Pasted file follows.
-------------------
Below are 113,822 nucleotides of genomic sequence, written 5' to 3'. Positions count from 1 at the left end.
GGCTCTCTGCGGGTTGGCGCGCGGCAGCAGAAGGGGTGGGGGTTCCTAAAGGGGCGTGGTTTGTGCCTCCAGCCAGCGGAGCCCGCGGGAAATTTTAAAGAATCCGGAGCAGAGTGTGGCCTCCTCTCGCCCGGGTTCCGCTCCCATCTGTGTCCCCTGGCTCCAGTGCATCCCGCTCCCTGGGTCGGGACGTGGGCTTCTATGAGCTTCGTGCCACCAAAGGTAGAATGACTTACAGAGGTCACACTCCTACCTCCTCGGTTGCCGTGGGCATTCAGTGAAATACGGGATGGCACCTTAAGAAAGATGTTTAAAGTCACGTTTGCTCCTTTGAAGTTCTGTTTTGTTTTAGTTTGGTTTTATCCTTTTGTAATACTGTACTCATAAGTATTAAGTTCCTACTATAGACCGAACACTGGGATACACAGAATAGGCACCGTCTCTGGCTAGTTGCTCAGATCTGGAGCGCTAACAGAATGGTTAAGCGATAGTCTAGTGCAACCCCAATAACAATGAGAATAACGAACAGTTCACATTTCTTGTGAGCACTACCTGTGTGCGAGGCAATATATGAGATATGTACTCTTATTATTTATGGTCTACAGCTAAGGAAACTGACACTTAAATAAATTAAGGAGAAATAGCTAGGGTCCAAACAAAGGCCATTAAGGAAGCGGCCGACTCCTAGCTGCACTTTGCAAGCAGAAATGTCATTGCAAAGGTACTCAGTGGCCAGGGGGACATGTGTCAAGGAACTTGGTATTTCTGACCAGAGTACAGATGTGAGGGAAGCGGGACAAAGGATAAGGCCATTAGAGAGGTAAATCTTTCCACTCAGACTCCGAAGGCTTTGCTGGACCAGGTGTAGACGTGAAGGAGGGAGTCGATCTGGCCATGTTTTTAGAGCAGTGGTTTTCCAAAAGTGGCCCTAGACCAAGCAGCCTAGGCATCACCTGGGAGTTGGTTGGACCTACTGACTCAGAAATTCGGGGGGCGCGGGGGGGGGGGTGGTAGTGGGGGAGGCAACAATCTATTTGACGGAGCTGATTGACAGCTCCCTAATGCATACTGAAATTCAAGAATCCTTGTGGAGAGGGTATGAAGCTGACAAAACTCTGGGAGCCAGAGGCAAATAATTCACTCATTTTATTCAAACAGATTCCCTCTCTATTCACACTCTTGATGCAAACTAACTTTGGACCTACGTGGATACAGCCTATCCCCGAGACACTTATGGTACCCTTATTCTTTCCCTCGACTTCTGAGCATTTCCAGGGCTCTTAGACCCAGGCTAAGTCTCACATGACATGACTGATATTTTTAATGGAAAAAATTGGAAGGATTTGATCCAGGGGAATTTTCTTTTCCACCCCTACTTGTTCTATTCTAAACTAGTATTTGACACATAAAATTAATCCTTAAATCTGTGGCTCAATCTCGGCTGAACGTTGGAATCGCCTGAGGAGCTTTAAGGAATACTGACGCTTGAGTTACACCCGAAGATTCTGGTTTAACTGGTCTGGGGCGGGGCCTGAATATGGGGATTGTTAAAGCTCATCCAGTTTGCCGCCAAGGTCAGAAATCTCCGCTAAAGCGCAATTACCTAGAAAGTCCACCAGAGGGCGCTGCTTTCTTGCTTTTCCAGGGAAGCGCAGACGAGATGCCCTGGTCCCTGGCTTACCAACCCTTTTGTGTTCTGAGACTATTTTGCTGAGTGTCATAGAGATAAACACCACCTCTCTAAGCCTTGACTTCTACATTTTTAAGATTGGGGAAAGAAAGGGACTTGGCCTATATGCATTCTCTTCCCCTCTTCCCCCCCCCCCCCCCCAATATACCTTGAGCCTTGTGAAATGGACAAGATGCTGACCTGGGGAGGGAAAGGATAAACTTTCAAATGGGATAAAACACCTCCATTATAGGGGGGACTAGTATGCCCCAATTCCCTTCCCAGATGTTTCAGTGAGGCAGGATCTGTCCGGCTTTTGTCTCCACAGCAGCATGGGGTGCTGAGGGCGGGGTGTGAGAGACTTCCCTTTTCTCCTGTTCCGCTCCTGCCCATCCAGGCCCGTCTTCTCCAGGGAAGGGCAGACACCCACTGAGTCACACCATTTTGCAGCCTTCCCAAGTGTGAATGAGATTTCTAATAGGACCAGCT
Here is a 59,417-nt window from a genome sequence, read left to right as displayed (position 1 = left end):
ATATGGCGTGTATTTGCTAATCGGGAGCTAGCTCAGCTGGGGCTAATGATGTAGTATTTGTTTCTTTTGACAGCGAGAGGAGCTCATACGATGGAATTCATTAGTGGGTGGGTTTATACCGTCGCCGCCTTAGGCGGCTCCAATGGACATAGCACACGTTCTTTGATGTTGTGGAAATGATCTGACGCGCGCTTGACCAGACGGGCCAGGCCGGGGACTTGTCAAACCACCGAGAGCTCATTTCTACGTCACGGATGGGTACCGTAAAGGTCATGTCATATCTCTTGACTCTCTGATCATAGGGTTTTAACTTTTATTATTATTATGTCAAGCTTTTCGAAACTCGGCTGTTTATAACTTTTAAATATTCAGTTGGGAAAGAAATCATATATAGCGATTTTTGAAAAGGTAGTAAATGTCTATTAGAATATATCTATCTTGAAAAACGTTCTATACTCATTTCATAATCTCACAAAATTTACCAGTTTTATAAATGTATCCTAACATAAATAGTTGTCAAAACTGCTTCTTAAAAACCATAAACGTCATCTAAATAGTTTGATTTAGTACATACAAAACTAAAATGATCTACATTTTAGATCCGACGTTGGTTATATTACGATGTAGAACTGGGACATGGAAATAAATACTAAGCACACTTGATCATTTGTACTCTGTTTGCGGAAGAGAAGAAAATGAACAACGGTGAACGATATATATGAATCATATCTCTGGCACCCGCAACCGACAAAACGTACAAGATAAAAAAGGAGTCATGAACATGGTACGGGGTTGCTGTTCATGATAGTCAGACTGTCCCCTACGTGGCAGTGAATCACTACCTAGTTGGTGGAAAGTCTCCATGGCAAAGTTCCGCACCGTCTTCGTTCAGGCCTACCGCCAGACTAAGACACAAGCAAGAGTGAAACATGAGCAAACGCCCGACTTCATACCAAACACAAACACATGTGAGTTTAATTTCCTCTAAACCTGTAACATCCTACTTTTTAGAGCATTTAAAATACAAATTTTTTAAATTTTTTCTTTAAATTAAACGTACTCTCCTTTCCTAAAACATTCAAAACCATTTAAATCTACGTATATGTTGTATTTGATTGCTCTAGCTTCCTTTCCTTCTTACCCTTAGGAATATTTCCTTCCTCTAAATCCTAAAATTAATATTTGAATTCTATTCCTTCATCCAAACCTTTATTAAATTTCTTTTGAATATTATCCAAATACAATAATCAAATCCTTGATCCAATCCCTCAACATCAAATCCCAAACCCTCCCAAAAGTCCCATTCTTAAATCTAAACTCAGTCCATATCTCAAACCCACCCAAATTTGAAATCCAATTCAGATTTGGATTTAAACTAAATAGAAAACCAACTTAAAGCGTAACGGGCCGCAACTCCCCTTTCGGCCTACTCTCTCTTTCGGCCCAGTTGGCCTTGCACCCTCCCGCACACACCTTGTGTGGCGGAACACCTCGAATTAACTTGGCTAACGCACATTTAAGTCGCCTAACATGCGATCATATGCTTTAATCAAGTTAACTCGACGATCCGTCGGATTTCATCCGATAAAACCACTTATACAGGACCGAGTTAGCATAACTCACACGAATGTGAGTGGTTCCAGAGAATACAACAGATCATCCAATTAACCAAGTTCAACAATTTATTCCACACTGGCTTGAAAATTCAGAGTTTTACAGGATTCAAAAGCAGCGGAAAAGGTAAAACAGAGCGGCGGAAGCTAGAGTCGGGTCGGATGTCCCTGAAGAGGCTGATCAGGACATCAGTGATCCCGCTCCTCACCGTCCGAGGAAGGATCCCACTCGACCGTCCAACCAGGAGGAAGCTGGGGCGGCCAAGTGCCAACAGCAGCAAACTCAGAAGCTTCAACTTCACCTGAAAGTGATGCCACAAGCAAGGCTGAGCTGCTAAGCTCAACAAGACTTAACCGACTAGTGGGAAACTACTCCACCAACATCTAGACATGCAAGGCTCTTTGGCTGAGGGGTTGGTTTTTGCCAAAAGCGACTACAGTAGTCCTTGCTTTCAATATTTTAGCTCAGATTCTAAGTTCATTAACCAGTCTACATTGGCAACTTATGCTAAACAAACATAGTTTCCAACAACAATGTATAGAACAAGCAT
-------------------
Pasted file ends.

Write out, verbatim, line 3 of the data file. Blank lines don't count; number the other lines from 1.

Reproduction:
Here is a 59,417-nt window from a genome sequence, read left to right as displayed (position 1 = left end):